Choosing between stocks and cash won’t get any harder anytime soon. But what could prompt a rethink?

If CommSec is right, the ASX will need a major event to knock investors’ confidence. Something as drastic as the collapse of a big miner like Glencore [LON:GLEN]. That might drag investors back into cash, or so it believes.

But if the recent rout on markets wasn’t enough of a scare that might not be either. And I think this comes back to interest rates.

Interest rates are a boon to stock markets because they increase lending in the economy. As cash floods the system, it finds its way into high yield assets like stocks. Falling interest rates will do the work for the ASX, on two fronts.

On the one hand, it will continue drawing investors away from term deposits. At the same time, it will increase the amount of money diverting back into stock markets.

Mat Spasic,

Contributor, Markets and Money

PS: The RBA left rates at a record low of 2% in September. According to Markets and Money’s Phillip J. Anderson, interest rates could remain low for a long time. Which won’t come as much of a boost for savers…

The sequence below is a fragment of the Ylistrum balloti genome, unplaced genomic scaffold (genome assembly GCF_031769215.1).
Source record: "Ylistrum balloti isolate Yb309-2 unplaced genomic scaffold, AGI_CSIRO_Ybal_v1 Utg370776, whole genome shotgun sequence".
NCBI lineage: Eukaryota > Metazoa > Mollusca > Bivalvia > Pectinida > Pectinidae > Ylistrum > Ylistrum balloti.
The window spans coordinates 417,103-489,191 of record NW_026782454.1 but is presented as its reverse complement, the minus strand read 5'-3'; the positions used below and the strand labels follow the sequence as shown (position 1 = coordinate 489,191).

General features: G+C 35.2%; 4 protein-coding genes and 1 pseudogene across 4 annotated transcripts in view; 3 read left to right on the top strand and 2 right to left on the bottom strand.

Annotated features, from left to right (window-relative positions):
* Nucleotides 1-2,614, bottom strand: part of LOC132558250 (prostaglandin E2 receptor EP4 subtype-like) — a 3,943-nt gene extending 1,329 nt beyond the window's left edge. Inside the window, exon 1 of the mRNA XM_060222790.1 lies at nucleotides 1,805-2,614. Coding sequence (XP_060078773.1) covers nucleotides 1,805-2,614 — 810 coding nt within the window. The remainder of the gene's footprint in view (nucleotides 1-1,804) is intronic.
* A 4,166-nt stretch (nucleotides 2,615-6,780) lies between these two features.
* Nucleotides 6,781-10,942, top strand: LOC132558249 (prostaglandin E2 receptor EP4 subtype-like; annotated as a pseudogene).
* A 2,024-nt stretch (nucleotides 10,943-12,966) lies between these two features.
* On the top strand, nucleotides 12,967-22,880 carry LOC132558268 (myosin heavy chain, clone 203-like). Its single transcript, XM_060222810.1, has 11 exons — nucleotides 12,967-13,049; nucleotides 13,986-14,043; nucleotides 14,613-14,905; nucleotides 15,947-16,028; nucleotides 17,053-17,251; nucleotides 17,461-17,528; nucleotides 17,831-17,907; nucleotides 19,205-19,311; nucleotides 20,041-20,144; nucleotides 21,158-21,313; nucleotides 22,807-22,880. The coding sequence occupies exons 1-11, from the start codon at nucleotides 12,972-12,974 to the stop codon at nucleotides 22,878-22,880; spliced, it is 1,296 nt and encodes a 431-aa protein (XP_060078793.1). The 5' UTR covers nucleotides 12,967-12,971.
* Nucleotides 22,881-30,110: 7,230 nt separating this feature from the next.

Phil’s written a brand new report, ‘Why Interest Rates Could Stay Low for the 21st Century’. In it, he warns that you won’t be able to rely on your savings to fund your retirement. As Phil says, inflation, from low rates, is eating into your savings. You can’t rely on savings accounts or term deposits for your retirement. The regular return on a term deposit has halved in the last four years alone!

That’s why Phil wants to show you the best way to invest in this low interest rate environment. He’s prepared a four pronged strategy that’ll boost your wealth. You’ll learn where to park your cash over the coming decades to profit immeasurably. To download the report, click here.

Markets and Money offers an independent and critical perspective on the Australian and global investment markets. Slightly offbeat and far from institutional, Markets and Money delivers you straight-forward, humorous, and useful investment insights from a world wide network of analysts, contrarians, and successful investors.